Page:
That said, what he's realised, growing older, is that love is not enough. There have to be some areas of shared interest there, too, "because no matter how much you love each other, if you're very different people then eventually you'll get on each other's tits". What is his area of compatibility with Beth, then? "It's just a general vibe – an interest in the same things and being able to share each other's interests. My wife is really into horses. She's got a horse and she's working towards competing. And horses to me were the bookies. But we got this horse and I'd no interest, but now I love this f****** horse."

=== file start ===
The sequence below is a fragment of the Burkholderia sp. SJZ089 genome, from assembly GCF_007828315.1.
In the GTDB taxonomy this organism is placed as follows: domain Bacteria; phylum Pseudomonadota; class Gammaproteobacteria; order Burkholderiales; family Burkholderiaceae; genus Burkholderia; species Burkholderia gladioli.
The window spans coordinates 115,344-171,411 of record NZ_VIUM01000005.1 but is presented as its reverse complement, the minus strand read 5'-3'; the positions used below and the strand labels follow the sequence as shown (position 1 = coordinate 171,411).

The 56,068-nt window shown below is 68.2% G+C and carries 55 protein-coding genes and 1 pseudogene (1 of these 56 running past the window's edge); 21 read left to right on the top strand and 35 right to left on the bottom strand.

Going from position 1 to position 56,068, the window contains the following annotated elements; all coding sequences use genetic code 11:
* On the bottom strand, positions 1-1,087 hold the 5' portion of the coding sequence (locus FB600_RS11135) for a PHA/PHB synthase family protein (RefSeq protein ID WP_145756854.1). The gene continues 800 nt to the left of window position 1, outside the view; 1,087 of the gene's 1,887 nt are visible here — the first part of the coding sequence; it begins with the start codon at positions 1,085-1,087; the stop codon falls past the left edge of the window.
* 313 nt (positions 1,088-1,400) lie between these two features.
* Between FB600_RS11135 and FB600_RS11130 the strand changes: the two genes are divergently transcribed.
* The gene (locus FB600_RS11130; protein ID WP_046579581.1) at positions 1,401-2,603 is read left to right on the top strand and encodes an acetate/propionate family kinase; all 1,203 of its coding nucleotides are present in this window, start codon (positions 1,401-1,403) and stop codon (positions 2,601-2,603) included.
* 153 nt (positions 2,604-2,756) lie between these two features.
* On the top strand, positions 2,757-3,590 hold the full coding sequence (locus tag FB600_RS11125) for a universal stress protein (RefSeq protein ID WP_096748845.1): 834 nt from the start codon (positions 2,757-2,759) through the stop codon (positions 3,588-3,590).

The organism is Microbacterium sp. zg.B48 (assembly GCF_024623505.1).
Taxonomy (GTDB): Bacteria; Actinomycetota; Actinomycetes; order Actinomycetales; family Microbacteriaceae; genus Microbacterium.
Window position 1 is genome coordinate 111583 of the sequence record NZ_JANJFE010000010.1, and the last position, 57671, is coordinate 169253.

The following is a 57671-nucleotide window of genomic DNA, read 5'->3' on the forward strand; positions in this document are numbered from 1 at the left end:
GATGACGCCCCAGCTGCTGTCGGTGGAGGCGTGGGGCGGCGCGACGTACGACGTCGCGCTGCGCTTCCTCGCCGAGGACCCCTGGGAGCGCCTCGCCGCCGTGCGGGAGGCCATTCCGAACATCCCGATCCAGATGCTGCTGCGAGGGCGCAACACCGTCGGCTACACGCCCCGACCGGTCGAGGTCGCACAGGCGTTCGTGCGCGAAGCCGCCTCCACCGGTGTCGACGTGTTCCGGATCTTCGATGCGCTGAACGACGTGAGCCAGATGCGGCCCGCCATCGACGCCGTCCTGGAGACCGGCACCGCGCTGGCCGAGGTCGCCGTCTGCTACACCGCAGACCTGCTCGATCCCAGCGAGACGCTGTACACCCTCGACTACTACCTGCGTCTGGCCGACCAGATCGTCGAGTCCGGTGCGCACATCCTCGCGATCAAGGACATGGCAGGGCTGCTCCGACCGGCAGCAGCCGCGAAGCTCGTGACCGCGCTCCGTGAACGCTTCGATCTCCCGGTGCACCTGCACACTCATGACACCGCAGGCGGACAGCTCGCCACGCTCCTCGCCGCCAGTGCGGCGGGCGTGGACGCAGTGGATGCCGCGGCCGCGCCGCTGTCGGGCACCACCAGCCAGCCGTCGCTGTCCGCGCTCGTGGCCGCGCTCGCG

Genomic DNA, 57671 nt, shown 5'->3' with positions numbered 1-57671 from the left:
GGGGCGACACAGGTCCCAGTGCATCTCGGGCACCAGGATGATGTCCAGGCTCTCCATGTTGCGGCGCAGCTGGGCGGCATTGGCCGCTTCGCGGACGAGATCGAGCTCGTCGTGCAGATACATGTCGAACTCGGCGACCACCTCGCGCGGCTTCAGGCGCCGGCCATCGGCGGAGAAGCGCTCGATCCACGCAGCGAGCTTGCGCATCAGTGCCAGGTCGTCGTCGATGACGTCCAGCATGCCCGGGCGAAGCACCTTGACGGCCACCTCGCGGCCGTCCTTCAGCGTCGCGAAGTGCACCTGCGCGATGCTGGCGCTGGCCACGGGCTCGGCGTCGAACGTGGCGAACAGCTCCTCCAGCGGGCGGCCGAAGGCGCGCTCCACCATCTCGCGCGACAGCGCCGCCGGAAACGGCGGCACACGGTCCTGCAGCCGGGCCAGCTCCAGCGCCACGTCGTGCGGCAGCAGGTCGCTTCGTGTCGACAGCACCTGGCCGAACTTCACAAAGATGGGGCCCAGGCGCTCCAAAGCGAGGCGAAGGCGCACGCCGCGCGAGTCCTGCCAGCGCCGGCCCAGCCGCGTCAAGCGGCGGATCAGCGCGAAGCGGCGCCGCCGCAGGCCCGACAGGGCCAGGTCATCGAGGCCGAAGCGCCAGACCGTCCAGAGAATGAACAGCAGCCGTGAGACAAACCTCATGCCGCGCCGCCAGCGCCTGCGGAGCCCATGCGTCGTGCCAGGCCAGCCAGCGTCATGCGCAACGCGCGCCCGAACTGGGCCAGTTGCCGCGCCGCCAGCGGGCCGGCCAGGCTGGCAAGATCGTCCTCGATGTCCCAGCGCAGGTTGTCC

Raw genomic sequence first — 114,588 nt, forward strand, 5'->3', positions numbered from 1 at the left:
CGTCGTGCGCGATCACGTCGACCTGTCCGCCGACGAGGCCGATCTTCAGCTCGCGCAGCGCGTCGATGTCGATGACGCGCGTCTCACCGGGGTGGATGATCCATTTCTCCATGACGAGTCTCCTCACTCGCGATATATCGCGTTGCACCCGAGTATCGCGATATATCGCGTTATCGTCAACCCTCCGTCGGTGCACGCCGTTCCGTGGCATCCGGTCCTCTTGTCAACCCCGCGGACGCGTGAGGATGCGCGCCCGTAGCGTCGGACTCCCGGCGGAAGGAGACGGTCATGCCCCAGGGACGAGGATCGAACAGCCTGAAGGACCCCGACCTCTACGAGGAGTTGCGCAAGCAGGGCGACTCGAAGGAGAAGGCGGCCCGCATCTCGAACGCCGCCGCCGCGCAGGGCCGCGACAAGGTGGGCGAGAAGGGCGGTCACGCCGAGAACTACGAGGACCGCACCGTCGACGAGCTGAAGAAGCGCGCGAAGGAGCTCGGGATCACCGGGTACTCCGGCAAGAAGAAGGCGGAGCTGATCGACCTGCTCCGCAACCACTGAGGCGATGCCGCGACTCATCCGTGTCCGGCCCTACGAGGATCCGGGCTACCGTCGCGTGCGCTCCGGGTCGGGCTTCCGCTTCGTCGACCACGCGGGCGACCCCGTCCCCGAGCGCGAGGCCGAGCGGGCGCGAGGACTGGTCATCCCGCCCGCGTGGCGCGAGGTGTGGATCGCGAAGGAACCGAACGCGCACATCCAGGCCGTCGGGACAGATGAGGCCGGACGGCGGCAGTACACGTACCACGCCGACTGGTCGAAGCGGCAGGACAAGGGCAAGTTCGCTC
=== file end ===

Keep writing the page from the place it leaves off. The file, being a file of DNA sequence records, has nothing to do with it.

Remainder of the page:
Welsh says Falco – apparently named after the Austrian pop star who gave us Rock Me Amadeus – is "one of my best mates". Does Welsh ride him? "No. He's a Rolls-Royce. You couldn't trust me behind the wheel of that."
Irvine Welsh likes horses, lives in Chicago and winters in Miami. Here's the thing, though. He still thinks of himself as Scottish. Well, some of the time. "You don't really see yourself particularly as Scottish until you're aware that other people do."
On the day we meet, David Cameron is in Edinburgh, reminding Scots why we should stay in the Union. "It's great to know he cares, like," Welsh says. "One thing that surprises me is I just can't understand why they f****** want us. We're never going to thank them for it. Why don't they just say, 'Go ahead and do what you want to do.'